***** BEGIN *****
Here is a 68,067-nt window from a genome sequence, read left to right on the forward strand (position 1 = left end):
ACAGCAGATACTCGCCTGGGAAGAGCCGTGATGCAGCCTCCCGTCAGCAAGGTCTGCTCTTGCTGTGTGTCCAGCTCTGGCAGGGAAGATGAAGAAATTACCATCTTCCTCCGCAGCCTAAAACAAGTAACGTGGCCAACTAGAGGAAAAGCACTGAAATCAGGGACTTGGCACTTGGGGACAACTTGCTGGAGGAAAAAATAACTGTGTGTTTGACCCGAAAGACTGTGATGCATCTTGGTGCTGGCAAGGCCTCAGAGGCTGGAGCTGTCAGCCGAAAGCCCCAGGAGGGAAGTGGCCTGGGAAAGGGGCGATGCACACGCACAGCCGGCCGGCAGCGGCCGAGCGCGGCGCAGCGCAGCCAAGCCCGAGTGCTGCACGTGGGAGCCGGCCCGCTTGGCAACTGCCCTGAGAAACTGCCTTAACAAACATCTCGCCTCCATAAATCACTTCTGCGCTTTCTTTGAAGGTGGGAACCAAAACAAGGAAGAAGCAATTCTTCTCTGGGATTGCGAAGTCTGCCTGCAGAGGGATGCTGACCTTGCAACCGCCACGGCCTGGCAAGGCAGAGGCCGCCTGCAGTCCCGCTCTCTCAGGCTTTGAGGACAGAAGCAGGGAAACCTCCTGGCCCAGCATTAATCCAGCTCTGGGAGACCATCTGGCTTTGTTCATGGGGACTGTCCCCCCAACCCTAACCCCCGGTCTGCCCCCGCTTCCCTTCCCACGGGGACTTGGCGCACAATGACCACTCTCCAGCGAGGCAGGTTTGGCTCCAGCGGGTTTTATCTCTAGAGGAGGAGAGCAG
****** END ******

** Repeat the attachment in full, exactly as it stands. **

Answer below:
Here is a 68,067-nt window from a genome sequence, read left to right on the forward strand (position 1 = left end):
ACAGCAGATACTCGCCTGGGAAGAGCCGTGATGCAGCCTCCCGTCAGCAAGGTCTGCTCTTGCTGTGTGTCCAGCTCTGGCAGGGAAGATGAAGAAATTACCATCTTCCTCCGCAGCCTAAAACAAGTAACGTGGCCAACTAGAGGAAAAGCACTGAAATCAGGGACTTGGCACTTGGGGACAACTTGCTGGAGGAAAAAATAACTGTGTGTTTGACCCGAAAGACTGTGATGCATCTTGGTGCTGGCAAGGCCTCAGAGGCTGGAGCTGTCAGCCGAAAGCCCCAGGAGGGAAGTGGCCTGGGAAAGGGGCGATGCACACGCACAGCCGGCCGGCAGCGGCCGAGCGCGGCGCAGCGCAGCCAAGCCCGAGTGCTGCACGTGGGAGCCGGCCCGCTTGGCAACTGCCCTGAGAAACTGCCTTAACAAACATCTCGCCTCCATAAATCACTTCTGCGCTTTCTTTGAAGGTGGGAACCAAAACAAGGAAGAAGCAATTCTTCTCTGGGATTGCGAAGTCTGCCTGCAGAGGGATGCTGACCTTGCAACCGCCACGGCCTGGCAAGGCAGAGGCCGCCTGCAGTCCCGCTCTCTCAGGCTTTGAGGACAGAAGCAGGGAAACCTCCTGGCCCAGCATTAATCCAGCTCTGGGAGACCATCTGGCTTTGTTCATGGGGACTGTCCCCCCAACCCTAACCCCCGGTCTGCCCCCGCTTCCCTTCCCACGGGGACTTGGCGCACAATGACCACTCTCCAGCGAGGCAGGTTTGGCTCCAGCGGGTTTTATCTCTAGAGGAGGAGAGCAG